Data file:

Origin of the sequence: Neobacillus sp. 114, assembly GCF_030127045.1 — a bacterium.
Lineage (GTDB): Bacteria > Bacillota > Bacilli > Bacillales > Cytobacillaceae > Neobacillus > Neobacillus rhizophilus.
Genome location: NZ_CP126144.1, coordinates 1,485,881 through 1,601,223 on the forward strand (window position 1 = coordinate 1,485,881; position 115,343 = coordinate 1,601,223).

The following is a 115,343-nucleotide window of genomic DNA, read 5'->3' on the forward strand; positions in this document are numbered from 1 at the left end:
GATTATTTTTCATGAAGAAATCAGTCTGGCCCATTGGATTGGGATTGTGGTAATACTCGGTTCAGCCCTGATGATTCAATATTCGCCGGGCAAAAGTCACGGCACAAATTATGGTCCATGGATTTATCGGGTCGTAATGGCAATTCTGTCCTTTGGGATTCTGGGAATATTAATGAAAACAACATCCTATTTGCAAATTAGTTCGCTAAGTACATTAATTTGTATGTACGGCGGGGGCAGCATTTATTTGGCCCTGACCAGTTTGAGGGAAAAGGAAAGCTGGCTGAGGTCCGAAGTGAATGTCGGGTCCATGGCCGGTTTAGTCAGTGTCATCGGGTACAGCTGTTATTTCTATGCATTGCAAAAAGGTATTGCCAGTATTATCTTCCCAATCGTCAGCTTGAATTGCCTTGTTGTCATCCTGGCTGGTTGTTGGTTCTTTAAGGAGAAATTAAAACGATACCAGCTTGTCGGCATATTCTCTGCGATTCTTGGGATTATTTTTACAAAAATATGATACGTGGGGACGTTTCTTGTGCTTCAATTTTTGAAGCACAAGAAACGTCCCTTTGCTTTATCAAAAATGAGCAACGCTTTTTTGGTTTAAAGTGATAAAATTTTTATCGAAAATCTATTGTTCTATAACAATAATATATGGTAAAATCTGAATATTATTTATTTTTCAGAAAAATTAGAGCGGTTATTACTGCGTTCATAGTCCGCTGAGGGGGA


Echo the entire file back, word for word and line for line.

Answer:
Origin of the sequence: Neobacillus sp. 114, assembly GCF_030127045.1 — a bacterium.
Lineage (GTDB): Bacteria > Bacillota > Bacilli > Bacillales > Cytobacillaceae > Neobacillus > Neobacillus rhizophilus.
Genome location: NZ_CP126144.1, coordinates 1,485,881 through 1,601,223 on the forward strand (window position 1 = coordinate 1,485,881; position 115,343 = coordinate 1,601,223).

The following is a 115,343-nucleotide window of genomic DNA, read 5'->3' on the forward strand; positions in this document are numbered from 1 at the left end:
GATTATTTTTCATGAAGAAATCAGTCTGGCCCATTGGATTGGGATTGTGGTAATACTCGGTTCAGCCCTGATGATTCAATATTCGCCGGGCAAAAGTCACGGCACAAATTATGGTCCATGGATTTATCGGGTCGTAATGGCAATTCTGTCCTTTGGGATTCTGGGAATATTAATGAAAACAACATCCTATTTGCAAATTAGTTCGCTAAGTACATTAATTTGTATGTACGGCGGGGGCAGCATTTATTTGGCCCTGACCAGTTTGAGGGAAAAGGAAAGCTGGCTGAGGTCCGAAGTGAATGTCGGGTCCATGGCCGGTTTAGTCAGTGTCATCGGGTACAGCTGTTATTTCTATGCATTGCAAAAAGGTATTGCCAGTATTATCTTCCCAATCGTCAGCTTGAATTGCCTTGTTGTCATCCTGGCTGGTTGTTGGTTCTTTAAGGAGAAATTAAAACGATACCAGCTTGTCGGCATATTCTCTGCGATTCTTGGGATTATTTTTACAAAAATATGATACGTGGGGACGTTTCTTGTGCTTCAATTTTTGAAGCACAAGAAACGTCCCTTTGCTTTATCAAAAATGAGCAACGCTTTTTTGGTTTAAAGTGATAAAATTTTTATCGAAAATCTATTGTTCTATAACAATAATATATGGTAAAATCTGAATATTATTTATTTTTCAGAAAAATTAGAGCGGTTATTACTGCGTTCATAGTCCGCTGAGGGGGA